The Constitutional Court sitting in Mbale has on Thursday evening upheld the amendment of article 102(b) to lift the minimum and maximum age limit from the constitution.
Parliament in December passed the controversial age limit bill to lift the cap on the presidential and district chairperson age limit from the constitution after a total of 317 MPs voted in favour of the motion whereas 97 were against it.
A group of five people including the Uganda Law Society (ULS), lawyer Male Kiwanuka Mabirizi, six opposition MPs led by the Leader of Opposition in Parliament, Winnie Kiiza, Prosper Businge, Dr. Abed Bwanika and Jonathan Abaine Buregyeya would later petition the Constitutional Court challenging the passing of the age limit bill into law saying it contravened the constitution.
In a judgment whose reading took over ten hours, by a decision of 4:1 the court ruled that the age limit amendment was passed in compliance with the constitution.
Justices Alphonse Owiny Dollo, Cheborion Barishaki, Elizabeth Musoke and Remmy Kasule upheld the amendment whereas Justice Kenneth Kakuru did not agree with the decision of parliament.
“Court declares removal of age limit for president and LC5 are valid and passed,” ruled Dollo.
Justice Remmy Kasule in his judgment said that there is no backing in the constitution that states that when a president clocks 75 years of age, he must vacate office adding that ages comes to different bodies differently.
“The Odoki Committee itself didn’t find the AgeLimit of the President as one of the critical pillars of the constitution to be entrenched. Accordingly, I find that the Amendment of article 102(b) doesn’t contravene the constitution,” Justice Kasule ruled.
“If we have fixed the minimum age, we don’t need to consider the maximum, the electorates will decide.”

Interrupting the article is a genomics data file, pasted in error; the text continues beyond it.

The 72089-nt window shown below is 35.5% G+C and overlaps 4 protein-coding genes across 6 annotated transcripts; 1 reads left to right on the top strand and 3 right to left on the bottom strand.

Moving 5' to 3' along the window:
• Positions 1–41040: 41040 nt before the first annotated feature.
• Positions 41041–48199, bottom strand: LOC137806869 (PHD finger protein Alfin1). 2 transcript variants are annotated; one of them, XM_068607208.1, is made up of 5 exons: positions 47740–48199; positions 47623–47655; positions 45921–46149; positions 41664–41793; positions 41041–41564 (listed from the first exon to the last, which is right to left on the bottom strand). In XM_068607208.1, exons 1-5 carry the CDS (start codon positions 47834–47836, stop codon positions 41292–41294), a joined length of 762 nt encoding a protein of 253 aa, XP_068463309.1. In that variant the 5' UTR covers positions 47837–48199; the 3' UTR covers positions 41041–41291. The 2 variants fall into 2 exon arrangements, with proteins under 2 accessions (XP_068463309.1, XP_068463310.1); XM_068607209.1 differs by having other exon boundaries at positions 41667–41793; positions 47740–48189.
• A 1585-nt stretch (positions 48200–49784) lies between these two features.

In his dissenting judgment in regards to the age limit amendment, Justice Kenneth Kakuru said that the MPs consulted very few people, a size which was not representative of the actual number of voters as registered by the Electoral Commission during the previous 2016 elections.
“There was no enough evidence that people of Uganda participated in these amendments. The evidence is too insignificant to constitute a meaningful participation of the people,” he ruled.
“Having said all that, I declare that the entire amendment was unconstitutional and should be declared null and void,” Justice Kakuru ruled before awarding costs to petitioners.
Annul seven years term
The panel of five judges unanimously agreed that it was wrong for the Members of Parliament to extend parliament’s tenure from five to seven years.
“These were unprecedented amendments through which people ought to have been consulted. Extending the term parliament and amounted to a flagrant breach of social contract,” Justice Barishaki said.
“It amounted to an attempt by parliament to override the power of the people and the same was null and void.
The judges explained that Members of Parliament ought to have extended the tenure of parliament through a referendum because this was a crucial matter that need the public’s participation.
According to the panel of judges, Parliament overrode powers granted to it by the constitution and subsequently overtook the powers of the citizens.
“No submission was given that the extension was done in national interest. It was selfish and goes against principal of good governance,” Justice Barishaki said.
The no nonsense Justice Kenneth Kakuru described the legislators as being selfish when they unlawfully extended their tenure from five to seven years.
“If we go by what happened, it would mean that parliament would every five years extend its terms without holding an election and this is what Idi Amin did by declaring himself life president and parliament,”Kakuru ruled.
The Deputy Chief Justice added, “Court declares sections 2,4,6,9,10 in regards to extension of tenure of parliament and recitation of term limits unconstitutional and are struck out.”
Army storming parliament
The judges ruled that the army’s storming of the August House can’t be condemned on anyone apart from the legislators themselves for their behavior.
“The army would not have come if MPs had acted properly. They invited it on themselves by creating an environment that precipitated the army’s involvement,” ruled Justice Kakuru.
Justice Kasule said, “A number of MPs conducted themselves without the necessary expected restraint they have themselves to blame for the scuffle at parliament.”
However, Justice Barishaki said that despite justification of its involvement in the proceedings at parliament, the army acted inhumanely towards legislators.
“The speaker’s directive was for removing them(MPs) from parliament but not to detain them.Their arrest and detention was uncalled for .They (army) used excessive force and treatment of MPs was inhuman,” Justice Barishaki ruled.